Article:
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Shelter at a luxury hotel doesn't last long for tourists fleeing Cancun

TELCHAC PUERTO, Mexico—The 390 mostly American tourists heaved a sigh of relief Thursday night when they arrived here, fleeing Cancun and Hurricane Wilma.

It wasn't the vacation they'd planned—they'd been expelled from the Hotel El Dorado Royale in Cancun, 150 miles away on the Caribbean side of the Yucatan peninsula, when the glitzy tourist strip was evacuated as Wilma bore down.

But it wasn't bad. Their new accommodation was the Hotel Reef Yucatan, one of the most luxurious places on the so-called Maya Riviera—Mexico's Yucatan tourist region. Even in pitch darkness, the grandiose stucco building with a welcoming lobby, fountains and a giant pool overlooking the ocean, looked like what they had come for.

Until Friday morning.

"And then as we were getting comfortable, they said we had to leave—Hurricane Wilma was coming," said Julie Brown, a computer technician from Cheshire, Conn. "Now we're going again."

"So much for fun," said her husband George.

For hundreds of American tourists, Wilma not only disrupted their vacations, it kept them moving as they sought shelter farther and farther inland.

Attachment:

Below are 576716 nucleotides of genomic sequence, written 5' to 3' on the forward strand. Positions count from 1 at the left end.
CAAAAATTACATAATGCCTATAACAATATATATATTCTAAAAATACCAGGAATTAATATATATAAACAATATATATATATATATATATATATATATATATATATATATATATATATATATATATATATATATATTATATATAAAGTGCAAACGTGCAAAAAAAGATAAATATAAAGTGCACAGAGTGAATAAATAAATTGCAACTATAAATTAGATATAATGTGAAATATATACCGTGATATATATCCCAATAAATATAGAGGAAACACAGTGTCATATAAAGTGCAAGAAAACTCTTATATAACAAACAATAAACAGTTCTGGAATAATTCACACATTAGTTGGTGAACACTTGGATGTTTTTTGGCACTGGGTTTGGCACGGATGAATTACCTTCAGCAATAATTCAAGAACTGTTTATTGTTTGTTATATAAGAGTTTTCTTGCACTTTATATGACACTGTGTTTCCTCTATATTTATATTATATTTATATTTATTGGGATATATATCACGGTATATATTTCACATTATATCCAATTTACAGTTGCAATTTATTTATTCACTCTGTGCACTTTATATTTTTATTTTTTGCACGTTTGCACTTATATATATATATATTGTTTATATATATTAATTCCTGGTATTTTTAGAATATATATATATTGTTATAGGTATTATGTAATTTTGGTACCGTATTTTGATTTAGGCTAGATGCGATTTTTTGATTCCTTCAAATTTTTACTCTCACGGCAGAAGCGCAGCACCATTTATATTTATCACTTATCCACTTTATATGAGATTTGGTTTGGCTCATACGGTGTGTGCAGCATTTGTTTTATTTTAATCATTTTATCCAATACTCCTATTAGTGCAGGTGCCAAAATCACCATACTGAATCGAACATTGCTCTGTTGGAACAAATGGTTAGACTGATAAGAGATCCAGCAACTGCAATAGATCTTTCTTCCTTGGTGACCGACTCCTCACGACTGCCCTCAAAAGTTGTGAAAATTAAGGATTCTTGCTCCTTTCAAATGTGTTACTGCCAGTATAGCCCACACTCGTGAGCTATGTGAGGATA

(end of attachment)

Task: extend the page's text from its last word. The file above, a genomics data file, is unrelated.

The Browns and their fellow evacuees were about to be bused to Merida, 40 miles to the west, and the Universidad de Mayab, where they were to shelter with 500 other tourists who had been taken there earlier.

The sudden decision to vacate the Hotel Reef caught the tourists and the hotel's staff by surprise.

"They're taking towels, pillows, blankets. What do we do?" one hotel worker exclaimed to manager Oscar Escobedo, who was momentarily speechless before telling the worker not to worry. Not much he could do. "What, arrest them?" he muttered.

Then Escobedo tried a different tack. "Hey, those who want can stay," Escobedo told the lingering tourists, many of whom had managed to get a little suntan before the skies turned dark and the sea became a roller coaster of waves.

A chorus of moans answered the manager.

He continued his pitch. "The place is pretty strong. There won't be any television, phones, electricity, water or Internet. But we probably won't get too much damage."

Some found the possibility attractive.

"Maybe this will be better than sleeping on some floor of a university," said Louis Robinson, a retired corrections officer from Cheshire, Conn.

But in the end, everyone boarded luxury buses provided by Mexico's Ministry of Transportation and headed for the university to wait out the storm.


(c) 2005, Knight Ridder/Tribune Information Services.

PHOTOS (from KRT Photo Service, 202-383-6099): WILMA

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